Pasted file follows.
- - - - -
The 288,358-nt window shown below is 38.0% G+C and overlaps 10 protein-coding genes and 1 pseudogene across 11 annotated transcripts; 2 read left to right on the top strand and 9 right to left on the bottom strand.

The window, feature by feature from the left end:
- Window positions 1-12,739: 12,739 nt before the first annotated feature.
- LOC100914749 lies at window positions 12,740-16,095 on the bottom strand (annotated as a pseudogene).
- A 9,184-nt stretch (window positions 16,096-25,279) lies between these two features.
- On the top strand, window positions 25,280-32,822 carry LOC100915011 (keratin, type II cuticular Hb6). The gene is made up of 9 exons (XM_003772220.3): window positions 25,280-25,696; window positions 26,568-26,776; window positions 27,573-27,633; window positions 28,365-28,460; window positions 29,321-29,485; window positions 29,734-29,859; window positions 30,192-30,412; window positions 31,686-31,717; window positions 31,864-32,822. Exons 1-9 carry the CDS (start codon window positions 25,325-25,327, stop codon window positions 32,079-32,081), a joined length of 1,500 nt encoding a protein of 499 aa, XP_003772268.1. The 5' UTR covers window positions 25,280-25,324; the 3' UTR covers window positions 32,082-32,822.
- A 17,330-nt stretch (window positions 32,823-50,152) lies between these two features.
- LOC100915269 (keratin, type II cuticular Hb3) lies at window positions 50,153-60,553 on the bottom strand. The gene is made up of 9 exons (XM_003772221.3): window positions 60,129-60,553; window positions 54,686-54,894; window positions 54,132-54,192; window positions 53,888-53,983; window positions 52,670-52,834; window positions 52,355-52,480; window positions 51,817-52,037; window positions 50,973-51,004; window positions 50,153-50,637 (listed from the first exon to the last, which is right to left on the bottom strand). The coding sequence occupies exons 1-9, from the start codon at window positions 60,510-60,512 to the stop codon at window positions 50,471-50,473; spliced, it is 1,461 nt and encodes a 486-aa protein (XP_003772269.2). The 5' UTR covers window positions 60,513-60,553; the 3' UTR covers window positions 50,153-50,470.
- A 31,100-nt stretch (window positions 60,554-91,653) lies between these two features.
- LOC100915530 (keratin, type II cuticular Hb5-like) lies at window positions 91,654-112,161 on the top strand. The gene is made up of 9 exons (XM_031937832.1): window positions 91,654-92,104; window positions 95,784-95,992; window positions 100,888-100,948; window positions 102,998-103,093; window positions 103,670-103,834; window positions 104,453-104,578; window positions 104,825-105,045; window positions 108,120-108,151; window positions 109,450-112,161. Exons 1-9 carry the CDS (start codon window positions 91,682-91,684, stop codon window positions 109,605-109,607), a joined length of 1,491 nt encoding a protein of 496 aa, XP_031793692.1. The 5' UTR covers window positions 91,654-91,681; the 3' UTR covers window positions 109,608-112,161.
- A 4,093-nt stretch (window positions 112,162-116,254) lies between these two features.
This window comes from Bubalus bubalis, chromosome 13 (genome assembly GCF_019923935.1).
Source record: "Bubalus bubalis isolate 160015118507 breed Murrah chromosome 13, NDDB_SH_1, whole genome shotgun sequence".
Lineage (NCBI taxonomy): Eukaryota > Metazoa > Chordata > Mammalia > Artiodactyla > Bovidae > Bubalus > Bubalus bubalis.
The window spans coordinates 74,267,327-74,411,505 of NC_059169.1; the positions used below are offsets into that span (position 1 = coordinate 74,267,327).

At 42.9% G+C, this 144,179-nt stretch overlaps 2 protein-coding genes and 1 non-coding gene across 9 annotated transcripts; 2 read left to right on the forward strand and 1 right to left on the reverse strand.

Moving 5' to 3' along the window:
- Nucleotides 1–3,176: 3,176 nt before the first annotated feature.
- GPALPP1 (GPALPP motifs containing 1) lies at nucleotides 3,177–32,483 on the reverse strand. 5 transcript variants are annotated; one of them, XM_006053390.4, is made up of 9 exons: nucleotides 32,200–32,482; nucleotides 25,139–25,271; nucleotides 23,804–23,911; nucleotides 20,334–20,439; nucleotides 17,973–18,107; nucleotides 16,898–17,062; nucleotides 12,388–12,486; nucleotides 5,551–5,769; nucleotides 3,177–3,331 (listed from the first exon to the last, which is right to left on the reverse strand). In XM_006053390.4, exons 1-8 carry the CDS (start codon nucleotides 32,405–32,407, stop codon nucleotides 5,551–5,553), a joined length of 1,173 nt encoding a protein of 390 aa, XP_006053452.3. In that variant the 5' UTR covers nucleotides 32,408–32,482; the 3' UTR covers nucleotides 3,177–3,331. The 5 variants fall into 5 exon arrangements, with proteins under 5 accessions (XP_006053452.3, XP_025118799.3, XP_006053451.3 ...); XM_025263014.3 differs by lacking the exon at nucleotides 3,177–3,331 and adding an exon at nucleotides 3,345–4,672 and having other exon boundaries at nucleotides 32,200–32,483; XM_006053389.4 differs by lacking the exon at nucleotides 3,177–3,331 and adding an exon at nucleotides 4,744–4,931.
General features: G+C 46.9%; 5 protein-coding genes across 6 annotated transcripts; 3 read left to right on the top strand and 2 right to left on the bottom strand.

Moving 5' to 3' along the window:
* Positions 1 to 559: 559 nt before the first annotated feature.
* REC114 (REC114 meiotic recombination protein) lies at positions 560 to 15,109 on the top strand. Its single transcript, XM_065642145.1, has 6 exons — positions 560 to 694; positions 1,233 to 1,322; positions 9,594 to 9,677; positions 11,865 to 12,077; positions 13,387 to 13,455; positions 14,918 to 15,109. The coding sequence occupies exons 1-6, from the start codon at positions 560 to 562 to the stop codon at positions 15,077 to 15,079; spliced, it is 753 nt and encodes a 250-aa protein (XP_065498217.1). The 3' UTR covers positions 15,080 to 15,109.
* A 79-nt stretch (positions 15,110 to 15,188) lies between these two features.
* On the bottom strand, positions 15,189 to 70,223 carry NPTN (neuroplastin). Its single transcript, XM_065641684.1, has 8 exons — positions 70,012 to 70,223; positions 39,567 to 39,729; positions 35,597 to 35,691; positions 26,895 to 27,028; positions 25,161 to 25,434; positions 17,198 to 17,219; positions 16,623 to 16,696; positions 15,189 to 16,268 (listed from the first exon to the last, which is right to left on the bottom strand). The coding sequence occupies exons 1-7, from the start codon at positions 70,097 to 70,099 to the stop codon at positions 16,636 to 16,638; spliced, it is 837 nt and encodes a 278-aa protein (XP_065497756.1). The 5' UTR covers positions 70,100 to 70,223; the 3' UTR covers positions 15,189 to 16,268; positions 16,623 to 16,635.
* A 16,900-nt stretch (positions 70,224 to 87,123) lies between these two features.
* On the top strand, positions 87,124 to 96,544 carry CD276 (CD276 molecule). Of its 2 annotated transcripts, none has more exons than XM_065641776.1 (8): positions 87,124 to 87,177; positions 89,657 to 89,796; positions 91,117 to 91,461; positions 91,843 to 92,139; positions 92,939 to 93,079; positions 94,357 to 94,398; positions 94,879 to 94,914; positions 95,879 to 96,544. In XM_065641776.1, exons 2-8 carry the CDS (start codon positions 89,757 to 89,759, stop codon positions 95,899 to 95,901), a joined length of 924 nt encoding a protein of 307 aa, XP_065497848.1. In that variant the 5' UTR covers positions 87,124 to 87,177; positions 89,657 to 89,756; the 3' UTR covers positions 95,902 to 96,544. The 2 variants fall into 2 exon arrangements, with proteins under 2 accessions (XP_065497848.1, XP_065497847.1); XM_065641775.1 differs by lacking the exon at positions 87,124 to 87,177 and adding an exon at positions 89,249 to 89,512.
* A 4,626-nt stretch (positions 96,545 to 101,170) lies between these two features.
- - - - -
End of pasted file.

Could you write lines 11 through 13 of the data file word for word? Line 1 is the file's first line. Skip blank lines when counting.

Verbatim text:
- A 4,093-nt stretch (window positions 112,162-116,254) lies between these two features.
This window comes from Bubalus bubalis, chromosome 13 (genome assembly GCF_019923935.1).
Source record: "Bubalus bubalis isolate 160015118507 breed Murrah chromosome 13, NDDB_SH_1, whole genome shotgun sequence".